O objetivo deste artigo é mostrar a semântica da palavra Eros dentro da tradição cristã. Limita-se a algumas dessas significações. A reflexão mostra a limitação dessa expressão na língua portuguesa. Seu significado é muito mais rico na língua grega. Se a tradição cristã carregou esta palavra de forma negativa, outros Padres leram-na em sintonia com Ágape e com outros significados. A relação mística a interpreta como uma relação “erótica” entre homem e Deus. Esta intimidade procura explicar o aspecto do desejo (...) de Deus e da relação mútua entre aquele que ama e o amado, que tem sua raiz na busca mais íntima da humanidade. Negar por preconceitos palavras carregadas de desejos não divinos e nem dignos da humanidade, como na Antigüidade, é reduzir demais seu campo semântico na história. Esta palavra reflete o amor da alma para com Deus numa perspectiva mística, assume variações significativas, dentre tantas, como o amor de Jesus Cristo, como sinônimas de Ágape, do amor de Deus para com os homens, como amor individual ligado a Deus, o Eros como virtude e como castidade. A compreensão das dimensões do amor se realiza na capacidade de ver que todas elas são positivas e importantes para obtermos o equilíbrio da vida humana, numa harmonia destas dimensões constitutivas e importantes para a vida. Palavras-chave: Eros; Patrística; Amor; Alma; Mística; Virtude; Castidade e Ágape. ABSTRACT This article aims at demonstrating the semantics of the term Eros in Christian tradition, pointing out the limitations of the term in Portuguese. The scope of its meaning is much wider in Greek. If Christian tradition has charged the word with a negative feature, other priests have read it in tune with Agape and other meanings. The mystical perspective interprets it as an ‘erotic’ relationship between man and God. Such intimacy attempts to explain God’s desire and the mutual relation between the one who loves and the beloved, rooted in mankind’s most intimate longing. To deny, on account of prejudice, words charged with non-divine desires unworthy of humanity, as happened in antiquity, is to reduce their semantic field in history. That word reflects the soul’s love for God in a mystical perspective and assumes meaningful variations, among which Christ’s love, ‘Agape’ or God’s love for men, and individual love connected with God: ‘Eros’ as virtue and chastity. The comprehension of the dimensions of love takes place in the capacity to realize that they are all positive and relevant to human life’s balance, in the harmony of those dimensions that constitute life. Key words: Eros; Patristics; Love; Soul; The mystical; Virtue; Chastity; Agape. (shrink)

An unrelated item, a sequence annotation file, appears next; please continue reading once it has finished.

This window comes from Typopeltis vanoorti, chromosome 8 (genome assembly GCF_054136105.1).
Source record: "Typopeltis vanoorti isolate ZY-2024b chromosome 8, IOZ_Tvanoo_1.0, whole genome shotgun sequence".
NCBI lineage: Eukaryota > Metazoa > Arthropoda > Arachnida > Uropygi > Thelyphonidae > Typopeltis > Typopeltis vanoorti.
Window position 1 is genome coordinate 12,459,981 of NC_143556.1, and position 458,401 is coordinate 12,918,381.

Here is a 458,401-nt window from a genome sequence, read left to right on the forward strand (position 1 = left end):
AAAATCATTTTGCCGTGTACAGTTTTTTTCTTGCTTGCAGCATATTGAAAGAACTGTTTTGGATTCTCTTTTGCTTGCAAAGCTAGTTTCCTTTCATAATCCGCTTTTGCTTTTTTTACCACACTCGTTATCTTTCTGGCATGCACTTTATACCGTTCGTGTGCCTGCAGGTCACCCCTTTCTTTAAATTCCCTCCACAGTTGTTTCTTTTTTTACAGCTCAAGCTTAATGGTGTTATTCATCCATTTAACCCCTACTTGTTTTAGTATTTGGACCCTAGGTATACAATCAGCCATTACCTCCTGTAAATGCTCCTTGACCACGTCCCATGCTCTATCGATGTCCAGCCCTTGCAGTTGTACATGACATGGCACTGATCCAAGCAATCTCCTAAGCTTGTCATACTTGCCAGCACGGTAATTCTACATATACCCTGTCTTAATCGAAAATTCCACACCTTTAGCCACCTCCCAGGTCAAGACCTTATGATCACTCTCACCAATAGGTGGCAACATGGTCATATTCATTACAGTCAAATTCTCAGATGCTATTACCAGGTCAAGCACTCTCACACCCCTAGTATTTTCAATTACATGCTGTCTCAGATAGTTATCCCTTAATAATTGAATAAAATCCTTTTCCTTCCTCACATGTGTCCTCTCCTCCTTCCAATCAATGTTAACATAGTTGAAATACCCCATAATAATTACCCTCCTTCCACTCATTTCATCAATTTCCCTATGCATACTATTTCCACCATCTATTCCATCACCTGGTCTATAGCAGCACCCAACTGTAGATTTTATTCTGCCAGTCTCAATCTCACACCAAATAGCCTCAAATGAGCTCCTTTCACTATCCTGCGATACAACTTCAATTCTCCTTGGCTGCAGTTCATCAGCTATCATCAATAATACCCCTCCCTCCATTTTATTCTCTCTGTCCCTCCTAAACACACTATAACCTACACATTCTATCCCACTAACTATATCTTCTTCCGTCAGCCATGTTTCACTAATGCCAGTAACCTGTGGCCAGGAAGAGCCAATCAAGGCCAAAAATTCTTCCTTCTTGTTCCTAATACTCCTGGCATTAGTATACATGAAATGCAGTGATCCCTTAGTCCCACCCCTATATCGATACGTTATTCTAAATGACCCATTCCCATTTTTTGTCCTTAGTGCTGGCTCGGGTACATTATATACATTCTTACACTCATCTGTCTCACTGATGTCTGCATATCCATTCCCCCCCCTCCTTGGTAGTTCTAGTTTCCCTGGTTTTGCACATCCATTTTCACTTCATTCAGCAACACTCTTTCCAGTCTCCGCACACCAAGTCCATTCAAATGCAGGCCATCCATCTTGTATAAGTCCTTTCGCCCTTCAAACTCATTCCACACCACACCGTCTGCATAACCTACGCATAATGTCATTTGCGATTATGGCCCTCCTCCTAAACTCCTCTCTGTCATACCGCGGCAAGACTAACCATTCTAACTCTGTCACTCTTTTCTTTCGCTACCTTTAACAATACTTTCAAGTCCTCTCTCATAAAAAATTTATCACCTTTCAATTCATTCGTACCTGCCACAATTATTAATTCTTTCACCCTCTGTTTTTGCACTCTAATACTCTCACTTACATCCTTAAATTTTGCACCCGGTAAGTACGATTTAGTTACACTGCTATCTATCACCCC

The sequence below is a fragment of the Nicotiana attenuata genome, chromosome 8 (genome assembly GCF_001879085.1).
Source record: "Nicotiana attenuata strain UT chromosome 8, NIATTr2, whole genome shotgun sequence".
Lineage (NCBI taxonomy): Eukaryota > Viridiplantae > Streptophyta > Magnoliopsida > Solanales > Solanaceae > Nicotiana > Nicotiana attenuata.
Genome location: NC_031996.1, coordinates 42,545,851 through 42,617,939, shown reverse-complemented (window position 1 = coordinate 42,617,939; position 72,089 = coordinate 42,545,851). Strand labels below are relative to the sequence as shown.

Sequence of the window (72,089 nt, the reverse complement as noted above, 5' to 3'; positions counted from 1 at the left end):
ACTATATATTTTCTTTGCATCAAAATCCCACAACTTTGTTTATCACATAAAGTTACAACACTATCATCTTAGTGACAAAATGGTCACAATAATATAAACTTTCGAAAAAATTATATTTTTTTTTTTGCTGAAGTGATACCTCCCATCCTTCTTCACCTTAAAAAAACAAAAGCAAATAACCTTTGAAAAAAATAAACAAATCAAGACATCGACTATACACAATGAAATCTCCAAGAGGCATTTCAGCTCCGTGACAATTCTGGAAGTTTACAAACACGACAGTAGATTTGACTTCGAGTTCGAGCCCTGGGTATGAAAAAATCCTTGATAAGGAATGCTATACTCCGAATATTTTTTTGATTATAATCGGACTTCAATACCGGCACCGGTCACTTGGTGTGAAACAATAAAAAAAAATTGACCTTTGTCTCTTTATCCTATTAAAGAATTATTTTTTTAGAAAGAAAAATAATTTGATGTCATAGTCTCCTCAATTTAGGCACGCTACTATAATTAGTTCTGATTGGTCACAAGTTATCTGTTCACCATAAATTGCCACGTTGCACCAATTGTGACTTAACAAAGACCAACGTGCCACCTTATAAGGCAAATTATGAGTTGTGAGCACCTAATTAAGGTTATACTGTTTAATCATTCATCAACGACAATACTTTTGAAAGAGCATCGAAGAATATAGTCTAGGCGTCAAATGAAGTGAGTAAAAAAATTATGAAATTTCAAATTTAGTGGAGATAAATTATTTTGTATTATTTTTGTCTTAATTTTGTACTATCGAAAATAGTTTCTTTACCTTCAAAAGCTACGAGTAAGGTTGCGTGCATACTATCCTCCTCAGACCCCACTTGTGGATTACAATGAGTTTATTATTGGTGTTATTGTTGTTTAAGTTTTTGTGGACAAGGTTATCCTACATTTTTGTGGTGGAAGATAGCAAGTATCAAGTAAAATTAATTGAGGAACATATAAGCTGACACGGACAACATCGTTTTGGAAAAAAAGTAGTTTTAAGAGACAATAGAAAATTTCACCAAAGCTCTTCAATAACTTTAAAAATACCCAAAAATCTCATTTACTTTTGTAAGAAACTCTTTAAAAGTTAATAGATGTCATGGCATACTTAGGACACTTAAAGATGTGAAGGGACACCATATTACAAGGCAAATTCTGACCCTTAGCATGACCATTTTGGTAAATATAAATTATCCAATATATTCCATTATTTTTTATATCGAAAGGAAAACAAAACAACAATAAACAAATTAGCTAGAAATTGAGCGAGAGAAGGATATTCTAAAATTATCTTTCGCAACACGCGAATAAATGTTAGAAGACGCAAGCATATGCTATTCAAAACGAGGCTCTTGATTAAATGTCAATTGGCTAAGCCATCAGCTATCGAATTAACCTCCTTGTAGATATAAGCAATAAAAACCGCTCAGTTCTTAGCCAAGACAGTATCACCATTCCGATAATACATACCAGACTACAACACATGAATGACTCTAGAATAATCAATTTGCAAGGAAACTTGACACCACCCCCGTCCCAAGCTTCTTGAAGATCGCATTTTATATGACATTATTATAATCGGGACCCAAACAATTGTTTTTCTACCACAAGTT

Drawing on notions of alienation, reification and rationalization in their book Dialectic of Enlightenment, Adorno and Horkheimer explored the phenomenon of reason as such concerning the subject and the species, and diagnosed the pathologies of occidental societies. Reason provides the means for a vulnerable being to subordinate nature and serve its desire for self-preservation. However, this reason is instrumental since it objectifies the world and reifies other beings in order to render them manipulable. It is a subjective reason because it (...) promotes the subject's own ends and aims at the subject's survival at the expense of the individual's inner world of unconscious desires and instincts and the reconciliation of human beings with the external world. The myth of Ulysses is magnificantly interpreted by Horkheimer and Adorno along such anthropological lines. As I see it, this anthropology inexorably connects the advent of civilization with the reifying power of reason from the start. Against the early Frankfurt School anthropological explanation of reason, I defend the distinction between communicative and strategic rationality that presupposes a different anthropology from the Freudian one that informed the Dialectic of Enlightenment. Key Words: Adorno alienation critique culture Enlightenment Freud Habermas Horkheimer Lukács Marcuse paradox of reason reason self-preservation subjectivity. (shrink)